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There is a lot of interest in prebiotic and probiotics generated mainly by companies producing infant milk formula on the beneficial effects of these two agents. Probiotics are the ‘good’ bacteria that is found in the intestines. Prebiotics are food nutritients for probiotics or the ‘good’ bacteria. The idea of giving a baby prebiotics is to provide nutrition to the good bacteria so that it will grow in the intestine. It is postulated that the presence of good bacteria (probiotics) helps the newborn’s intestine to develop their immune response to infection and maybe allegy. Human milk contains prebiotics.
The newborn intestine is sterile. Colonisation of the intetsine begins almost immediately with different bacterias, differing by whether the baby is exclusively breast fed or formula fed. Nevertheless by six weeks, the organisms in the intestines of these two groups are the same. Does this warrant the addition of prebiotic and probiotic to infant formula? Apparently these companies think so because they are marketing the addition to infant formula of prebiotics and probiotics as directly responsible to improve the child’s immune response and to reduce allergy.
What are the facts?
Medscape conducted an interview with Dr Thomas concerning this report,
Medscape: While the report makes clear that human milk is the preferred food for infants, what would you suggest primary care providers advise parents who choose to bottle-feed? Should infant formula supplemented with probiotics be recommended?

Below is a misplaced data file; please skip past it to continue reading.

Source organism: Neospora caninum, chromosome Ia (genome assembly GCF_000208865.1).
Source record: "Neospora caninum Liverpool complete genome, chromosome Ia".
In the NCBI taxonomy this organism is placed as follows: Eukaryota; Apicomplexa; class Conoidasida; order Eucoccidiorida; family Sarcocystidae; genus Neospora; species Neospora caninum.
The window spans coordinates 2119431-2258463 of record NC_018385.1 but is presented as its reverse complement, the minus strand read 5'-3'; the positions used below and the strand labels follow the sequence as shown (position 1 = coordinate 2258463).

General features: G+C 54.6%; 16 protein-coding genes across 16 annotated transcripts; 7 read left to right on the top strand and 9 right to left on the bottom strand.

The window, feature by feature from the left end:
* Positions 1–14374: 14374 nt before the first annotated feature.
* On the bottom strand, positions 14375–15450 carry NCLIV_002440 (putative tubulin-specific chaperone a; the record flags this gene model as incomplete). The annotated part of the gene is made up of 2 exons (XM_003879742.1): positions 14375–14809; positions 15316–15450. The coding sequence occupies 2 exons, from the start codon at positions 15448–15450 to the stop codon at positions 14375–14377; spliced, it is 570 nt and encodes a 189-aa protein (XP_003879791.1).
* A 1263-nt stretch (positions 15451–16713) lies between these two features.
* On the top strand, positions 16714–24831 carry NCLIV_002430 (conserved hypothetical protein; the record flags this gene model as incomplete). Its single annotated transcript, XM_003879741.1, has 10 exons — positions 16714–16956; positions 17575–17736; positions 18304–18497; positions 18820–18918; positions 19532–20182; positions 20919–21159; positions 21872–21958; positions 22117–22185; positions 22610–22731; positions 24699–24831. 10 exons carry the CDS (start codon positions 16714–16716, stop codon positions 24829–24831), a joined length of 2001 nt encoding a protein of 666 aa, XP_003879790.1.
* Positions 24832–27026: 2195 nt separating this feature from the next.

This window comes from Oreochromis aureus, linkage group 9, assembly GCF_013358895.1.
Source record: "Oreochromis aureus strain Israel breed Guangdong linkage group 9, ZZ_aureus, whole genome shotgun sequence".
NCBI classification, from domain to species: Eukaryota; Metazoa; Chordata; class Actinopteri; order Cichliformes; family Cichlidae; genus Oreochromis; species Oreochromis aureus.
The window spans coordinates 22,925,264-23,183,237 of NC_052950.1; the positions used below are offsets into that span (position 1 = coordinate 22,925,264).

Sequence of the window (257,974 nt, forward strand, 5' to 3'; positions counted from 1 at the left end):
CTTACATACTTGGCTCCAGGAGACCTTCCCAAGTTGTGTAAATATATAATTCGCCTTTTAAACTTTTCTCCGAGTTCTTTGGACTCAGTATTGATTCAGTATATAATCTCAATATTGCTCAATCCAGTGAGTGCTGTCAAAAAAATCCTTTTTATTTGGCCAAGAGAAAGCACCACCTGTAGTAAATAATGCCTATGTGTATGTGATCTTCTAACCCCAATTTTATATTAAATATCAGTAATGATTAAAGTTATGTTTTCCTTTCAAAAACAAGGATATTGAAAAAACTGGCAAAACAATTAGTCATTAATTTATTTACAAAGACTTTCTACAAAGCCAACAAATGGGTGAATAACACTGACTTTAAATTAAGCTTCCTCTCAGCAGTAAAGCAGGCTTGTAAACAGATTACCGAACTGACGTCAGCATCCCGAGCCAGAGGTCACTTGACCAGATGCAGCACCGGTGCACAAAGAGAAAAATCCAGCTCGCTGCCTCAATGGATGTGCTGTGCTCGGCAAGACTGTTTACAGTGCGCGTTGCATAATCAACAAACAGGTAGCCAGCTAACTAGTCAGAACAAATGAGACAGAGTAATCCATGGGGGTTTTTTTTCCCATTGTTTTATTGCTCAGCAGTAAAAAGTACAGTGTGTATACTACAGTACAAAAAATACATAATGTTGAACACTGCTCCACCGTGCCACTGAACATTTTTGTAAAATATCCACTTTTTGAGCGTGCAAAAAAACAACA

Dr. Thomas: No one can answer this question at this time. The health benefits of feeding infant formula containing probiotics and/or prebiotics are unproven. In essence, this report challenges industry and healthcare researchers to conduct high-quality, evidence-based studies to answer these questions.
The addition of prebiotics and probiotics to infant formulas is another example of industrial driven marketing based on doubtful or unproven scientific data. The inclusion of prebiotics and probiotics follow a trend of additional of supplements to infant formulas. As with prebiotics and probiotics, all these supplements have no or doubtful evidence that they are of actual value. With each inclusion, the price of the infant formula increase. This is a burden to mothers who are unable to breast feed because they could not produce milk or they have to work. In the meantime, these infant formula companies which are usually multinationals make millions.
Dear Dr. Tang:
Thank you for your recent e-mail letter to Merck. Merck has always been committed to the highest standards of scientific integrity, patient safety and ethics. Our voluntary withdrawal of VIOXX in September 2004 is a good example of that commitment.
Since the voluntary withdrawal there have been significant misstatements of fact in the press and elsewhere about VIOXX and it appears some of these misperceptions have found their way into your letter. The facts concerning the Australasian Journal of Bone and Joint Medicine Journal are disclosed in our company statement which is attached and posted on Merck.com (http://www.merck.com/newsroom/vioxx/pdf/statement_20090430.pdf).
The pdf file is a Merck Company statement dated 30 April 2009 which started with
Merck Responds to Questions about the